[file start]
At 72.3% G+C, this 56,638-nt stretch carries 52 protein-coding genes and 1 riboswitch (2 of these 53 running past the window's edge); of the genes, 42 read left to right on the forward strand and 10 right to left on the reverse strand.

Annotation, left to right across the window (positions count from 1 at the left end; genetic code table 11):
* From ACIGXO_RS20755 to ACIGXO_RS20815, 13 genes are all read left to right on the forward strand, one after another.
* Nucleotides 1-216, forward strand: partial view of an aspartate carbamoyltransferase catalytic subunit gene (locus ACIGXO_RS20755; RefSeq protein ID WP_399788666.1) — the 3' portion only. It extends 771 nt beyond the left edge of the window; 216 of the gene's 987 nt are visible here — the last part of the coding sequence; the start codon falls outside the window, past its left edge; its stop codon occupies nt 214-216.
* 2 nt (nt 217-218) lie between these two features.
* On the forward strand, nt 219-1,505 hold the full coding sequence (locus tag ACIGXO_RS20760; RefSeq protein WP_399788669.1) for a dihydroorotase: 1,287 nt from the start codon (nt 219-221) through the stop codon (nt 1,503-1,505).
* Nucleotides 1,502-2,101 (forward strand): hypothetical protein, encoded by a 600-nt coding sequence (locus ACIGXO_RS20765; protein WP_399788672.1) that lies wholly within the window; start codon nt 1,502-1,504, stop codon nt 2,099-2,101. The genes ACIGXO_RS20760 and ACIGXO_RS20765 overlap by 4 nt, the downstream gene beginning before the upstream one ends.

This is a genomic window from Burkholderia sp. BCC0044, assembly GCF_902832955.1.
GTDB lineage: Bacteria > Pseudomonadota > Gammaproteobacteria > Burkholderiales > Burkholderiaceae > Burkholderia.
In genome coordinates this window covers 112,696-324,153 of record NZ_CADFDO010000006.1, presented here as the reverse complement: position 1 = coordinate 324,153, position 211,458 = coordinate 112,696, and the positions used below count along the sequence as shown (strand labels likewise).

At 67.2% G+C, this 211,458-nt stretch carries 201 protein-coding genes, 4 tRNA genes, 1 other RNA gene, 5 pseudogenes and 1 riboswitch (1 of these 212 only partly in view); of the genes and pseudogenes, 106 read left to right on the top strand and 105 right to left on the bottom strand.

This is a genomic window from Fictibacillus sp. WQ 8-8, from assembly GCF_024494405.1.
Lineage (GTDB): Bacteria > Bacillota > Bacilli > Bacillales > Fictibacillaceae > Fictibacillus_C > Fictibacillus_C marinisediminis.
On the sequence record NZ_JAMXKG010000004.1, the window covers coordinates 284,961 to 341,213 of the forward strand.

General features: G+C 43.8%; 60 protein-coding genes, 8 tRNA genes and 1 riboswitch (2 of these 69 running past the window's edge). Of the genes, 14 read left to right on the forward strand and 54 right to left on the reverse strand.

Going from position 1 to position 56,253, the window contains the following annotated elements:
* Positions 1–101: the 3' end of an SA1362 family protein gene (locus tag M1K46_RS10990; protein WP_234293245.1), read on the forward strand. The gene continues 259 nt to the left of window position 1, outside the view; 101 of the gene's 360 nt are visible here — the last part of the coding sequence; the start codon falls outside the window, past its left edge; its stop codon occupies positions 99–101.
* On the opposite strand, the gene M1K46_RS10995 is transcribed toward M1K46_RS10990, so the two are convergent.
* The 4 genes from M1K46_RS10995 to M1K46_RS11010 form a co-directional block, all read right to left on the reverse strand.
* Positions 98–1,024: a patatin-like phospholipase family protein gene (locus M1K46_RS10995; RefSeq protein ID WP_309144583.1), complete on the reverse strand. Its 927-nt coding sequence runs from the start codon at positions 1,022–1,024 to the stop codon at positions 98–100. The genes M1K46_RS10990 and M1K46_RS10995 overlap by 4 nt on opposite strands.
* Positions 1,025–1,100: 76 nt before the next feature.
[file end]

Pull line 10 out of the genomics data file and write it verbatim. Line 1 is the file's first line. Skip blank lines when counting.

In genome coordinates this window covers 112,696-324,153 of record NZ_CADFDO010000006.1, presented here as the reverse complement: position 1 = coordinate 324,153, position 211,458 = coordinate 112,696, and the positions used below count along the sequence as shown (strand labels likewise).